An empty fertilizer ship lost engine power while changing berths in Morehead City, N.C., hitting a railroad trestle and causing an estimated $1 million in damage.
M/V Aurora, a 558-foot, 16,454-gross-ton vessel owned by PCS Barbados Shipping, of Aurora, N.C., drifted into trestles of the state-owned bridge at 1700 on June 5 while changing berths from Radio Island to the state owned port at Morehead City, according to the U.S. Coast Guard and company officials.
Roman Hryniszak, the Coast Guard investigator, said Aurora “lost propulsion due to pneumatic failure â€¢ The engine turned over, but wouldn’t start when (the ship was) ordered slow ahead.”
Aurora is powered by a single Kawasaki “slow speed marine diesel,” said Hryniszak, who reviewed the accident on video from state security cameras at the port. A pair of valves in the engine’s pneumatic system failed, he said. One was not working, and the other leaked air â€” causing loss of power.
The anchors were dropped, but the vessel hit the trestle as they came tight. The channel remained clear and port traffic was not affected. Tugs already assisting Aurora brought it back to the pier.
“There was no breach of the hull,” said Hryniszak, who said the faulty valves were repaired the day after the accident. He is looking into maintenance records of Aurora to see how recently the pneumatic system had been checked prior to the accident.
There were no injuries, and the accident did not cause any environmental damage, the Coast Guard said. The rail trestle is parallel to the heavily traveled state Route 70 highway.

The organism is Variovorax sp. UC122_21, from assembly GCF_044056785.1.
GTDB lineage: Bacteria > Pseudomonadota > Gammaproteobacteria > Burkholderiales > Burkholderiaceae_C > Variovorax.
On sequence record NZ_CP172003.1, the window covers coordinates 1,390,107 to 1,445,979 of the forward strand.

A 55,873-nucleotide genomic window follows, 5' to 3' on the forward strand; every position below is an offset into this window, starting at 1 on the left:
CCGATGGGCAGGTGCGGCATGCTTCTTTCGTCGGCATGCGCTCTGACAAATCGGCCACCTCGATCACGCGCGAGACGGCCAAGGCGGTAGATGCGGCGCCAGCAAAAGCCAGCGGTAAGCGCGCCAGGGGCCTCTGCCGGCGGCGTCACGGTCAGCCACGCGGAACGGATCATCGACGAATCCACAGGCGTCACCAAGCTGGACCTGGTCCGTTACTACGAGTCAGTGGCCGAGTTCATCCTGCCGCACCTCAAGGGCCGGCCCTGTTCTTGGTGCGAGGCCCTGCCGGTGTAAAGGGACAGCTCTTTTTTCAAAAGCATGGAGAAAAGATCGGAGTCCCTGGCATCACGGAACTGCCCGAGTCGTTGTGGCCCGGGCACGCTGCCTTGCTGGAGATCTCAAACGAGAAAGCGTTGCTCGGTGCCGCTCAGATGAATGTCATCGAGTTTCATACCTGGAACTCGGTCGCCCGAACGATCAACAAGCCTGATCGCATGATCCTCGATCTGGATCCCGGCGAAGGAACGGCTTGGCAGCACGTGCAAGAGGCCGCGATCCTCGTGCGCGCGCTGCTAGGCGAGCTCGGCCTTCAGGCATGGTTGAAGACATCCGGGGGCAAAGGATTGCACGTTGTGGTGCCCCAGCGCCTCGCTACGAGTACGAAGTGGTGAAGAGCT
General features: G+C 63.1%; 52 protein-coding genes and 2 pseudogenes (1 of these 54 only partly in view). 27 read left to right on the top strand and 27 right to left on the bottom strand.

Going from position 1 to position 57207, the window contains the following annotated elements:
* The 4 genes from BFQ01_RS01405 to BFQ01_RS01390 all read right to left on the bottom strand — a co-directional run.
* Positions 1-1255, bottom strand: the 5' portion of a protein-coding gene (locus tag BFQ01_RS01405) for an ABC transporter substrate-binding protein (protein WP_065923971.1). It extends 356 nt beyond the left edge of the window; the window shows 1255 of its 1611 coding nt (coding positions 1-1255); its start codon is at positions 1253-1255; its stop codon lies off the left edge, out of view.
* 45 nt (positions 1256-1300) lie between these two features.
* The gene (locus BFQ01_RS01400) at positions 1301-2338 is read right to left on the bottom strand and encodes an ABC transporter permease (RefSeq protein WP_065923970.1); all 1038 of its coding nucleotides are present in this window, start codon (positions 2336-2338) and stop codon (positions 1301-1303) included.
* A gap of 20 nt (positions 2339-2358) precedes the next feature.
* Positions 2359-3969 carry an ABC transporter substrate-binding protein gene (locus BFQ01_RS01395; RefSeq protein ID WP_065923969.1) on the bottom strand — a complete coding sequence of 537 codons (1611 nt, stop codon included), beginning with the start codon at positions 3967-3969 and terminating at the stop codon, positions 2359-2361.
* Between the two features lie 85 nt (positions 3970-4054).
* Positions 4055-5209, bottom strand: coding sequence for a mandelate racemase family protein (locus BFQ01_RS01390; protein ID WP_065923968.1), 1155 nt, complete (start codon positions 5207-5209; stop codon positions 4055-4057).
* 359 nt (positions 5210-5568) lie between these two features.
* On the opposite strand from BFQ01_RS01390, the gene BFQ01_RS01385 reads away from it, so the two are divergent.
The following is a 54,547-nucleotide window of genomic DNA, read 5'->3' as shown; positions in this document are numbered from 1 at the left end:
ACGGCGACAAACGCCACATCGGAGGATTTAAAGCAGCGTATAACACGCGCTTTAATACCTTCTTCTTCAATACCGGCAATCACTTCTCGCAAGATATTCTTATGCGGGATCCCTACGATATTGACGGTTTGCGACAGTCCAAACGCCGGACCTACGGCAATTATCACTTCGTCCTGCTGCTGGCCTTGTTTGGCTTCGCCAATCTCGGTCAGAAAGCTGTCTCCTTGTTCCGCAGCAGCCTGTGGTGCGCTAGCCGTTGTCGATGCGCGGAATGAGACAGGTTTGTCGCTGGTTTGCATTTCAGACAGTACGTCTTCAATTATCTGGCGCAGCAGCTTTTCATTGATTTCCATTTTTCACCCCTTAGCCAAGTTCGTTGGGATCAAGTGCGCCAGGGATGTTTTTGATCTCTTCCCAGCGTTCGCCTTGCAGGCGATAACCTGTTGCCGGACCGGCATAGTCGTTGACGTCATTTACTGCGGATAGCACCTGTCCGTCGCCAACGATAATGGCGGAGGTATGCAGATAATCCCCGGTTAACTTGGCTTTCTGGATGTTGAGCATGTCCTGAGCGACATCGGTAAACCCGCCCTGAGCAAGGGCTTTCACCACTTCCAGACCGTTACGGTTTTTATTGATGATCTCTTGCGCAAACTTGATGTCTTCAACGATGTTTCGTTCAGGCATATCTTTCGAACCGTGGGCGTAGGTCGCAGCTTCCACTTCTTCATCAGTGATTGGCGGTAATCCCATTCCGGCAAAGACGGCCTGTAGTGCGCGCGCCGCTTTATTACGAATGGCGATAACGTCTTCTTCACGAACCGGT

The Coast Guard said it administered field sobriety tests to operators of Aurora at the scene and results were negative for alcohol.
No charges were filed in the incident. The North Carolina Attorney General’s office was in contact with PCS Barbados, a subsidiary of PotashCorp of Saskatchewan, Canada, in regard to insurance claims and the cost of repairing the trestle.
PCS Phosphate is the primary tenant of the port at Morehead City, and Aurora is a frequent user of state facilities there.
Damage to the vessel was limited to paint being scraped off the stern. The North Carolina Department of Transportation said divers were used to assess harm done to trestle pilings.
Brian Cullen, a meteorologist with the National Weather Service at Morehead City said winds on the evening of the accident â€” a mostly cloudy day â€” were 20 to 25 mph with gusts up to 30 mph. The Coast Guard described water conditions as “flood tide.”
North Carolina began accepting contract bids to repair the bridge in late July, with work expected to be completed by late October. The Coast Guard investigation was not yet complete in mid-August.